Iowa Wine Growers Association, marketing director, Nicole Eilers says it is a business tailored to public interaction. “They had to shift their whole business plan from bringing people into the tasting rooms and giving them the experience that Iowa wine is kind of known for,” Eilers says, “to how do we survive, how do we get the product in their hands when we are not supposed to be around people — so it has been really tough.”
Sales of wine and liquor have been up during the pandemic — but Eilers says local wineries aren’t gaining from that trend. “It’s just getting the product into consumers’ hands, that’s the tricky part. Because most wineries in Iowa, if not all, self distribute,” she says.
The second hit to the wineries has been a loss of the added features they provide customers not directly related to selling wine.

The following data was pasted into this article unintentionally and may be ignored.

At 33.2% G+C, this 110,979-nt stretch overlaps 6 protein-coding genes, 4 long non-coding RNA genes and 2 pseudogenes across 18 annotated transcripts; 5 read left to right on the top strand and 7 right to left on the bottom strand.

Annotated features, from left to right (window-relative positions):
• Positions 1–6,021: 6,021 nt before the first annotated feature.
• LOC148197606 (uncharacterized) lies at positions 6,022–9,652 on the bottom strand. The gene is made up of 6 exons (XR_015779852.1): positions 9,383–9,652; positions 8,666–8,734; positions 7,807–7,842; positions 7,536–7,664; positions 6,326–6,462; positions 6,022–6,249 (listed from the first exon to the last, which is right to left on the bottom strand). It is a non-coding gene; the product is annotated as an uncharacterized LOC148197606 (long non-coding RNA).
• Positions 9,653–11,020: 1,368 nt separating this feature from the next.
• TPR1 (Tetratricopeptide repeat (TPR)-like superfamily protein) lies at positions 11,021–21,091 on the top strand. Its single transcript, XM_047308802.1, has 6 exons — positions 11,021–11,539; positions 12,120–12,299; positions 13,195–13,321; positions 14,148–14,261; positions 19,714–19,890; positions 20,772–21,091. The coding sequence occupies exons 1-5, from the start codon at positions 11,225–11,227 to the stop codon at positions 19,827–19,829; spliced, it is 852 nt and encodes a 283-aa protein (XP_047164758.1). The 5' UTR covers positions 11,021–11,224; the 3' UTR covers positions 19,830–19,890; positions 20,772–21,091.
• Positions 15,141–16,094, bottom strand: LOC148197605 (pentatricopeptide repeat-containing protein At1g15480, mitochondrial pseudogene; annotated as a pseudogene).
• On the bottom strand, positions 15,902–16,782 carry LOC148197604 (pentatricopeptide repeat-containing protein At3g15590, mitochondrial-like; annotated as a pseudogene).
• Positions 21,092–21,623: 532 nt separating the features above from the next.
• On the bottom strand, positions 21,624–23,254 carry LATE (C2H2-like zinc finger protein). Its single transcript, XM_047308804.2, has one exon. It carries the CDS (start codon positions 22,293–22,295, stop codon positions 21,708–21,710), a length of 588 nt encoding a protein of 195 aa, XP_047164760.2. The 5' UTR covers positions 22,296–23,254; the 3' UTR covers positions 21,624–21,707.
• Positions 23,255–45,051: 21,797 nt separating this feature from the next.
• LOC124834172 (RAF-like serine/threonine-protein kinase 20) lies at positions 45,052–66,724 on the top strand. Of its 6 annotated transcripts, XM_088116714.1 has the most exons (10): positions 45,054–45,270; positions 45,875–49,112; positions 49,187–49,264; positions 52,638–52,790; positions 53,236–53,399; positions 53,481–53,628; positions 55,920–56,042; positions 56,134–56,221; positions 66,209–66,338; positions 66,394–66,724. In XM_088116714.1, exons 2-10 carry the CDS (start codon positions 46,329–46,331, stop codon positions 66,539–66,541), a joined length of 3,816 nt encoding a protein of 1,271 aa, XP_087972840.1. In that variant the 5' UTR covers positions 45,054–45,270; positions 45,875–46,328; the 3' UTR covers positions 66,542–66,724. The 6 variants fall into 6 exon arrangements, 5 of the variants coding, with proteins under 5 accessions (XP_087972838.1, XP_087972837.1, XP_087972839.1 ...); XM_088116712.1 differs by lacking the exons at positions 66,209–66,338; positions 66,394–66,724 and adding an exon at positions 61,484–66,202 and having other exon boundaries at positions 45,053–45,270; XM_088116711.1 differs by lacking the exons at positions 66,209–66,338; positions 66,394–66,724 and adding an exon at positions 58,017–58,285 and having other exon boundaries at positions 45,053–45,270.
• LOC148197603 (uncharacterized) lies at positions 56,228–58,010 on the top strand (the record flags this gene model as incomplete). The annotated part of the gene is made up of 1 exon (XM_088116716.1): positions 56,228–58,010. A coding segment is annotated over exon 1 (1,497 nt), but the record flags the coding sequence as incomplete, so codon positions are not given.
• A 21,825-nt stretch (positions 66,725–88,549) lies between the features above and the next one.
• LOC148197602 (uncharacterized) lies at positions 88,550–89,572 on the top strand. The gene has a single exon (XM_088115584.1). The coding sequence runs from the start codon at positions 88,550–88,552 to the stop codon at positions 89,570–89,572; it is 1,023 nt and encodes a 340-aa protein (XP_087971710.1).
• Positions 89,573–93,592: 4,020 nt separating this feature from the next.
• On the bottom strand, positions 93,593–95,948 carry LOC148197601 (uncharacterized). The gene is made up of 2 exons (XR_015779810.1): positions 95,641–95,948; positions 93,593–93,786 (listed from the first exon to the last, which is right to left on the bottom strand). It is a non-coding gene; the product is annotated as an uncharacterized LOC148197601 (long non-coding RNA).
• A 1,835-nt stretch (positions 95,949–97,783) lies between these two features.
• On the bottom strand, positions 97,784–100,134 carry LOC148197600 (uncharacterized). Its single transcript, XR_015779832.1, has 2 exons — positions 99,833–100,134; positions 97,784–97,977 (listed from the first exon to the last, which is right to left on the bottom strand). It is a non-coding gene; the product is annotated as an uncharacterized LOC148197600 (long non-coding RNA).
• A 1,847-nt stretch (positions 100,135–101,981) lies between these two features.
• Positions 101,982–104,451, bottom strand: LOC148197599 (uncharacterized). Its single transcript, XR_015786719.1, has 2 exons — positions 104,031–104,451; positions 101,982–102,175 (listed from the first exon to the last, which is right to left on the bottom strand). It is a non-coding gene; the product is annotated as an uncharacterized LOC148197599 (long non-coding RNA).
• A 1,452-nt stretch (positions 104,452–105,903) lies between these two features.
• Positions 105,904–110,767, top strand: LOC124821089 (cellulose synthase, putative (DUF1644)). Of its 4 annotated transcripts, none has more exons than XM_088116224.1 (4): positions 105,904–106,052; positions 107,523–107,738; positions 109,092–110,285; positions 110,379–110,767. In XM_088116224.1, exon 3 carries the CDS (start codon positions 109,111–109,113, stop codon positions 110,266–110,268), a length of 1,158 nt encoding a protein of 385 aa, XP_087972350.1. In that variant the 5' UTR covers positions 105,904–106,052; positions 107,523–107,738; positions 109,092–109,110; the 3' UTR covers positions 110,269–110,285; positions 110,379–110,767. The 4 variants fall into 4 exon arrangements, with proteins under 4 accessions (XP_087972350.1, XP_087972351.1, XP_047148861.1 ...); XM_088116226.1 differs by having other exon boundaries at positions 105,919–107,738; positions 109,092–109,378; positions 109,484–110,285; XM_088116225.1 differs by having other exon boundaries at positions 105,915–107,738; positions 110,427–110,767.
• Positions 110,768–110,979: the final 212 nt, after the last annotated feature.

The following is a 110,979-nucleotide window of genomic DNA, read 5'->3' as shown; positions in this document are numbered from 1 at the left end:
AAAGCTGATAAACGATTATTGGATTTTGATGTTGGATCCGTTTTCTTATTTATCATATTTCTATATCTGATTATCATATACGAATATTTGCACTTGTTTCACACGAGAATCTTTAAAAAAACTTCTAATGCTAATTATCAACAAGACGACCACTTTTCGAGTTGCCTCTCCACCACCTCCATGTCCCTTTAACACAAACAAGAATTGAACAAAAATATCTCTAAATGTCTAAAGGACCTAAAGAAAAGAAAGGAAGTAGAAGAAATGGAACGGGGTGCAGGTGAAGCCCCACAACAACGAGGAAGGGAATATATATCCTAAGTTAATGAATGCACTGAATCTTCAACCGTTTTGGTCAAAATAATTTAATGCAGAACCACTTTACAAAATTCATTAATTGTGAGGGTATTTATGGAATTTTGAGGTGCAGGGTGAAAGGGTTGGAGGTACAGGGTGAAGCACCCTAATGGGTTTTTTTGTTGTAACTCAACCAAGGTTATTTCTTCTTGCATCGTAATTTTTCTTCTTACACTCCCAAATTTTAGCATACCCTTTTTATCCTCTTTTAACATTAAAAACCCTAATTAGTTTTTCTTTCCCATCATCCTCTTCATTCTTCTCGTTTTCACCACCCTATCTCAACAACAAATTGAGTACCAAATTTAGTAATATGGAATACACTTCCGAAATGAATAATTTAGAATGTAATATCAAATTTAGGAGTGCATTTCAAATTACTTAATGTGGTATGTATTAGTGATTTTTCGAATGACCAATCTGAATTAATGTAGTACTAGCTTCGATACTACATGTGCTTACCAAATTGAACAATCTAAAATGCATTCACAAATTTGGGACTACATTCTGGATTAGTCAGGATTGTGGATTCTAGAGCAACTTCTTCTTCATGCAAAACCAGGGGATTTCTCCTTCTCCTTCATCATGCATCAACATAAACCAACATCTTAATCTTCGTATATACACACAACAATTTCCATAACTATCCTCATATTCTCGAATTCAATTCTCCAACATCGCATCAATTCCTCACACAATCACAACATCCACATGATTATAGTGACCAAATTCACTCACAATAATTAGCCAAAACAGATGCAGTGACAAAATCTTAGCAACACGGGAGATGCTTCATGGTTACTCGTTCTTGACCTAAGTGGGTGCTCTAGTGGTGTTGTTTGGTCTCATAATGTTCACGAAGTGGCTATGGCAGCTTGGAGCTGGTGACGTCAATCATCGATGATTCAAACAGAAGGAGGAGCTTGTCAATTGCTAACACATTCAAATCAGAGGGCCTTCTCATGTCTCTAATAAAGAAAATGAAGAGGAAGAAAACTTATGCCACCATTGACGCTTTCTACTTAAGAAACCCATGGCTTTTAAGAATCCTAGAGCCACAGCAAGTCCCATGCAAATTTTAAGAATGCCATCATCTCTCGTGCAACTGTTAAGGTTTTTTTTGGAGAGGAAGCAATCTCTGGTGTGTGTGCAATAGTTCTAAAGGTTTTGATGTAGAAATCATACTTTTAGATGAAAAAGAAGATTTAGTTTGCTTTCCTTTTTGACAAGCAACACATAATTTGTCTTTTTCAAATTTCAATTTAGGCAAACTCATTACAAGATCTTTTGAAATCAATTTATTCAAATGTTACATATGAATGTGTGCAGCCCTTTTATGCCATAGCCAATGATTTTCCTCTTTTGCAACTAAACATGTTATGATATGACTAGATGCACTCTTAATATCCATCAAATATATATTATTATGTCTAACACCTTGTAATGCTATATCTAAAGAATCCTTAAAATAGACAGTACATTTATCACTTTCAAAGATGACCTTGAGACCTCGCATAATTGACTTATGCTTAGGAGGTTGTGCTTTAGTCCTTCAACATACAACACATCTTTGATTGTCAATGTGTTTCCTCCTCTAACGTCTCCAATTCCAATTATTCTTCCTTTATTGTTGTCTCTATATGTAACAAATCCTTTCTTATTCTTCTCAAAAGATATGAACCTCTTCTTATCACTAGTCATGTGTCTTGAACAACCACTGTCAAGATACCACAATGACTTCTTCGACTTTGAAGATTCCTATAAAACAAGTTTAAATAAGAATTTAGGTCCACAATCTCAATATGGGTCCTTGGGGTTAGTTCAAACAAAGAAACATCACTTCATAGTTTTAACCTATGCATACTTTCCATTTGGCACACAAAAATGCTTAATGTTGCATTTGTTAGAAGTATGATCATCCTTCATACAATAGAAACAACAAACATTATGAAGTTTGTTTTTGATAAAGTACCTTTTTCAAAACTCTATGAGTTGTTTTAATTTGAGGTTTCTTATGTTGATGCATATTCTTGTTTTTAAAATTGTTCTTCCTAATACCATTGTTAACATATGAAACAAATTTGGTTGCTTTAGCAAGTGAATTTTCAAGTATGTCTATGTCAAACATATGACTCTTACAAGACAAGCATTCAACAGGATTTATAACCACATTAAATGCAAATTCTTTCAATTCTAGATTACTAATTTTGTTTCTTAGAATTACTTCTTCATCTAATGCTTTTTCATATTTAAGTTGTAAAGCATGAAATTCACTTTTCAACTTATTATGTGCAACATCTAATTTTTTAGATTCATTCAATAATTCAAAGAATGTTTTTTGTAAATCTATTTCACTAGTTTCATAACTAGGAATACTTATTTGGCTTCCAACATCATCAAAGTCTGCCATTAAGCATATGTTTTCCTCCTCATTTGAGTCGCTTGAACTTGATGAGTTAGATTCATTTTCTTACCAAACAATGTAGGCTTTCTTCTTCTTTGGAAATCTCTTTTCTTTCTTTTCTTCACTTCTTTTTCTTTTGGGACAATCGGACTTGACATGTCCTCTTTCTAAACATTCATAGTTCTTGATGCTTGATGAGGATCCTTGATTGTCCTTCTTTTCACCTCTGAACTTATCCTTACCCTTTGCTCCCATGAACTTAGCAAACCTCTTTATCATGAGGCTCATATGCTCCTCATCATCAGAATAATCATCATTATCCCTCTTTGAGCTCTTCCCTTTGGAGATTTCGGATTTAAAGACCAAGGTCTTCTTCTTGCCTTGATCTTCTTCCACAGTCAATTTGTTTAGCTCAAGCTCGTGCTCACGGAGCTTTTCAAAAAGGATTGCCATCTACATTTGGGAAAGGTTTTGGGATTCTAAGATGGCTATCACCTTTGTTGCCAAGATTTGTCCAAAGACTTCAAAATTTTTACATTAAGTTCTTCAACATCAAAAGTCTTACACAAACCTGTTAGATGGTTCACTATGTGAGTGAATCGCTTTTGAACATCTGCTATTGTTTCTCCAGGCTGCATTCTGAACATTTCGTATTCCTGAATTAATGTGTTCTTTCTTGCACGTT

“Most of them are also functioning event venues. so a lot of them have spaces for weddings and private events. They do live music, all sorts of things,” according to Eilers. “And so, with COVID and a lot of the mandates in place, that has really taken a toll on businesses. Because that really sort of helps offset the decreased wine sales.”
Eilers says some may not be able to stay open.
“I haven’t really heard of any wineries for sure closing down due to COVID specifically — but I anticipate that most likely that will be the case for some,” Eilers says.
Eilers says they have a report that comes out at the end of the year that details sales and that will give a better idea of where the industry stands.